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CATL and Xiamen University Join Hands to Establish the CATL Xiamen Institute of New Energy

CATL and Xiamen University Join Hands to Establish the CATL Xiamen Institute of New Energy

On November 19, the opening ceremony for the CATL Xiamen Institute of New Energy, co-established by CATL and Xiamen University, was held at the Science and Art Center of Xiamen University. CATL Xiamen Institute of New Energy will plan and organize sci-tech industrial projects in key areas such as intelligent energy, energy storage technologies, high-power devices and next-generation power batteries with the support of CATL\'s 21C Lab and the Tan Kah Kee Innovation Laboratory; build an advanced technology service platform based on the international first-class platform of the Tan Kah Kee Innovation Laboratory; and launch university-enterprise joint talent development programs, build a cross-disciplinary and cross-industry talent development system, establish a complete chain system for attracting and developing talent, and strive to build the institute into a leader in the field of new energy technologies, so as to provide technological and talent support for the development and growth of the new energy industry of CATL in Xiamen. The establishment of the institute will further promote the in-depth cooperation between the two parties in the field of innovation, closely combine CATL’s advantages in technology, manufacturing and market with Xiamen University’s strengths in teaching, research and talent pool, and promote the implementation of the innovation-driven development strategy of Fujian Province, providing constant innovation momentum for the new energy industrial clusters in Fujian and Xiamen and making more contributions to China’s goal of peaking carbon emissions and achieving carbon neutrality .

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Reservations about robots remain, but abundant benefits seen

Reservations about robots remain, but abundant benefits seen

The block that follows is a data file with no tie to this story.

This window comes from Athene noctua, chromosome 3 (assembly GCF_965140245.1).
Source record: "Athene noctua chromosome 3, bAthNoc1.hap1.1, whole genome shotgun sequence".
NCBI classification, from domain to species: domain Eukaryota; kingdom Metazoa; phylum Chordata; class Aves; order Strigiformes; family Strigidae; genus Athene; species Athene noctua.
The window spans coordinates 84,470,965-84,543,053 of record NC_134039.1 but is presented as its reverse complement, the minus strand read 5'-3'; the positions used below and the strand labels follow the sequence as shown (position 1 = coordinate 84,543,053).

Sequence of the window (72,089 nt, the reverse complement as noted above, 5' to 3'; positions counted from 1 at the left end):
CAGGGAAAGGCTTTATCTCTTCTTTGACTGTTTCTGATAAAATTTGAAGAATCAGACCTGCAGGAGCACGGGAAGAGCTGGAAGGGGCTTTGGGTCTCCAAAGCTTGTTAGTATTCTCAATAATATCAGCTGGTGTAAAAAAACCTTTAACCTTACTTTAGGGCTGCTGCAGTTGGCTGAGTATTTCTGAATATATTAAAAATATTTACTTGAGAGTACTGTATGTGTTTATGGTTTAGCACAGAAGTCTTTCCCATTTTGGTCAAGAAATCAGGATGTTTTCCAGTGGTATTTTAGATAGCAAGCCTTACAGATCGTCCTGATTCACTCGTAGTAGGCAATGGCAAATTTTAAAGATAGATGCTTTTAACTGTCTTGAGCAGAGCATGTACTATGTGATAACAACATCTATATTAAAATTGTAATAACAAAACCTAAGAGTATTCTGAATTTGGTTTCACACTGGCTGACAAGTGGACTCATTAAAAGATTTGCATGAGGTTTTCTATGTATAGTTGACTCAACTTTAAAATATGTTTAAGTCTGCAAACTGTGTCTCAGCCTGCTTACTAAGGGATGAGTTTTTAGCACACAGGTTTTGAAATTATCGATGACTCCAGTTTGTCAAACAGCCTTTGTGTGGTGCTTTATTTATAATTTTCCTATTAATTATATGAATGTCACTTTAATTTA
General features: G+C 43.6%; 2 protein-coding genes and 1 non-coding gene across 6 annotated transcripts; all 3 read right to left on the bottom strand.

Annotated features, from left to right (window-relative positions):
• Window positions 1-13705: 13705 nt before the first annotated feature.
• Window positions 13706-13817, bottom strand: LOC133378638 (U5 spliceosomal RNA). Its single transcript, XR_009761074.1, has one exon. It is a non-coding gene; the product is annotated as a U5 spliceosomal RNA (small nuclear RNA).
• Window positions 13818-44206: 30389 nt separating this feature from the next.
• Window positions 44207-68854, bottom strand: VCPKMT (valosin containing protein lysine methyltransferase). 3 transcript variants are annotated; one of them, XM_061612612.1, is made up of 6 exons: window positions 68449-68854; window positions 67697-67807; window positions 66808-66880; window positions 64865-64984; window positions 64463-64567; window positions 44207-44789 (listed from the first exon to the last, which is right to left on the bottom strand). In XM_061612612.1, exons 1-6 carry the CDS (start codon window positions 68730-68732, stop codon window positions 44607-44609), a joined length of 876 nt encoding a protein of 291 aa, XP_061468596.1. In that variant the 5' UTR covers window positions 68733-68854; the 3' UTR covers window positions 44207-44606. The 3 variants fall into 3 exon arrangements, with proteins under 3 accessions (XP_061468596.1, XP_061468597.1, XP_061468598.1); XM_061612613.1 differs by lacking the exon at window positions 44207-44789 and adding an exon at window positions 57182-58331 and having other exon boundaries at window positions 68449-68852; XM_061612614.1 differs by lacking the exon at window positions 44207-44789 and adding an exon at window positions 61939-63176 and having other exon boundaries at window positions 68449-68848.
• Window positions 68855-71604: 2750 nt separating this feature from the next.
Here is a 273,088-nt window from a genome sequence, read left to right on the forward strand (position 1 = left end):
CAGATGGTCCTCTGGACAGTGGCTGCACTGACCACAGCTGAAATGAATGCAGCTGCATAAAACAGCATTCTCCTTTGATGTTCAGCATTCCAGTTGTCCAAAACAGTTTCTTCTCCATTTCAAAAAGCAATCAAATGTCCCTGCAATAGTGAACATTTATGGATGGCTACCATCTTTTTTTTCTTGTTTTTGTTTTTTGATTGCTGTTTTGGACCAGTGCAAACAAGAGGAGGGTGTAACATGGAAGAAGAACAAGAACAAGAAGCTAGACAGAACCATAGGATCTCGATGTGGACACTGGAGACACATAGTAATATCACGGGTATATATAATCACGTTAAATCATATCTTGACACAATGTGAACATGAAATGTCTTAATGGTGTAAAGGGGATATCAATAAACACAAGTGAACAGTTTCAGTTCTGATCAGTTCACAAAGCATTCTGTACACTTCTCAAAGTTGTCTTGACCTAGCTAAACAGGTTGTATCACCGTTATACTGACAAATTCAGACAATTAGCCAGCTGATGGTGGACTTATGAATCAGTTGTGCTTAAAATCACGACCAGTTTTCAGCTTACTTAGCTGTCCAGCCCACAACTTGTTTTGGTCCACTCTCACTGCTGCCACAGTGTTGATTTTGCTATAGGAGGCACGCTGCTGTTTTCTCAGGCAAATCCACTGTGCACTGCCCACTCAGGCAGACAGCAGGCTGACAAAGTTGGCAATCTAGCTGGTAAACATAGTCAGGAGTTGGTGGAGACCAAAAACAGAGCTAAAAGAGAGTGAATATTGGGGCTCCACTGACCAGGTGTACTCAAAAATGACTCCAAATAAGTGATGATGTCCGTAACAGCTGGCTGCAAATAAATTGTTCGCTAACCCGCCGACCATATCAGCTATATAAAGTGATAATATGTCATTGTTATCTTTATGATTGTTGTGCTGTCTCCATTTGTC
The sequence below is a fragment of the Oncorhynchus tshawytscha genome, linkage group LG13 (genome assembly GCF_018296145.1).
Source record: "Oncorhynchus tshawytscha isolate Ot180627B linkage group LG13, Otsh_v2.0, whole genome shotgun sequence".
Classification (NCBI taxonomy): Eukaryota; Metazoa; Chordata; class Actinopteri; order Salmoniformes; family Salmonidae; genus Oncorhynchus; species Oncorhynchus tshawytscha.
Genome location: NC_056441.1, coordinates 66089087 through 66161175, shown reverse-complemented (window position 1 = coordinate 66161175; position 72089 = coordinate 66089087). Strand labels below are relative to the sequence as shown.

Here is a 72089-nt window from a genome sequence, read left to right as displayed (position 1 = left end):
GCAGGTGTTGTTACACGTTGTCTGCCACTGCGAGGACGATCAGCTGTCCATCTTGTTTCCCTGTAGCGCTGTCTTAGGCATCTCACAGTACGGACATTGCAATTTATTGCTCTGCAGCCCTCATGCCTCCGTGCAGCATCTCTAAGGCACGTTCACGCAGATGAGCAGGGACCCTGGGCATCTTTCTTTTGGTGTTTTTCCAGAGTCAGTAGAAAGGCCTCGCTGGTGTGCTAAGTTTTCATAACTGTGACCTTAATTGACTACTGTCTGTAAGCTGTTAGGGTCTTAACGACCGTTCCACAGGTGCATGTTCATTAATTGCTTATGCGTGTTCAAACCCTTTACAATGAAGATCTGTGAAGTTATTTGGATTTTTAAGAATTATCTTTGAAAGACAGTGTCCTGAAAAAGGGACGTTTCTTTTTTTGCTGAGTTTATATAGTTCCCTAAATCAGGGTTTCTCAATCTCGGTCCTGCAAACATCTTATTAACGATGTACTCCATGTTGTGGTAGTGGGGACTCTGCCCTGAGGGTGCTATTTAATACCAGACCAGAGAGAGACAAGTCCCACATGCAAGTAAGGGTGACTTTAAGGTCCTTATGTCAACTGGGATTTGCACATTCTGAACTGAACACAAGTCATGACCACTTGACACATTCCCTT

Robot artist \'Ai-Da\', described as \"the world\'s first ultra-realistic AI humanoid robot artist\" stands at the Great Pyramids of Giza, where she exhibits her sculpture during an international art show, on the outskirt of Cairo, on Oct 23, 2021. [Photo/Agencies] It is hard not to have some sympathy for the Egyptian customs officials who detained a human-like robot who arrived this month to take part in an art exhibition in the shadow of the pyramids. The would-be visitor, named Ai-Da, has the face, body and eyes of a young woman, although her clunky bionic arms are perhaps the first clue that she is not entirely human. The officials were particularly concerned about her camera eyes, which she uses to create convincing paintings but which they feared could also be used to operate as a spy. Over 10 days, the issue was resolved and Ai-Da was released to display her artistic skills at the exhibition. Despite her lifelike characteristics, Ai-Da is clearly not human. But what happens if advances in artificial intelligence technology render her robotic descendants indistinguishable from us? It\'s the stuff of many modern nightmares. \"People fear robots, I understand that,\" said her British creator, Aidan Meller. Moreover, he said the aim of his project was to highlight and warn of the abuse of technological development. Use of robotics in industry, defense and other sectors is already an established and accepted reality. However, the prospect of the emergence of ever more lifelike and intelligent robots can be profoundly unsettling. Even the developers of super-robots are aware of the natural fear of the machines one day taking over. Unveiling the prototype of a humanoid robot designed to carry out some of the boring and repetitive tasks currently undertaken by humans, Tesla CEO Elon Musk has said this would not pose a threat. \"We\'re setting it such that it is at a mechanical level, at a physical level, that you can run away from it and most likely overpower it,\" he told an audience in August, although that \"most likely\" phrase might have left some of them less than totally reassured. Musk has predicted that AI will overtake humans by the middle of the current decade. As a self-declared pioneer of so-called ethical AI, Musk has warned against the potential negative impact of the new technology. He once warned that AI might become \"an immortal dictator from which we would never escape\". Many people will accept the benefits of current robot technology as an extension of the mechanical age. Machines that harvest crops, assemble products or vacuum floors provide tangible benefits, except perhaps to those low-paid workers whose jobs they are replacing. In October, an Egyptian engineer revealed that he had developed an AI robot that could extract drinkable water from thin air, while an AI robot being rolled out in the agricultural sector can already distinguish between 50 tomato varieties and will only get better the more it practices. So far so good. But what of robots that might copy other human characteristics such as empathy? Researchers at Columbia University in New York City say they have developed a robot that displays glimmers of empathy by learning to predict the future behavior of a robot partner. Robot companions for the sick and elderly are being developed in the health sector to replace the soothing presence of the traditional nurse. More worrisome, however, is the fact that some nations are developing robot armies, raising the science fiction specter of future robot wars. A developer in the United States has refined so-called robot dogs by arming them with sniper rifles, while the US Army recently staged a mock battle between robot enemies in what was described as a historic first. At a more benign level, a so-called natural language chat bot, Xiaoice, has just had 139 of its Chinese poems published, although not all its human reviewers were impressed by the results. Aimless and superficial, lacking the inner logic for emotional expression-this was the judgment of poet Yu Jian. Despite such reservations, there is little doubt that robotics and AI are already delivering significant benefits to humanity, not least in the medical sector, where the new technology has helped to save lives. Elsewhere, progress in AI promises to relieve humans of the burden of sometimes backbreaking work that might just as well be done by a thinking machine. That, according to the tech pioneers, will free us up to undertake more rewarding tasks geared toward personal and societal development rather than wasting our days on the boringly routine. With thinking robots determining our big decisions, there might be more time to sit back and relax. The problem is that if the likes of Ai-Da take over our art and Xiaoice delivers our poetry, and robots take responsibility for the care of our ailing relatives, what exactly will there be left for us to do?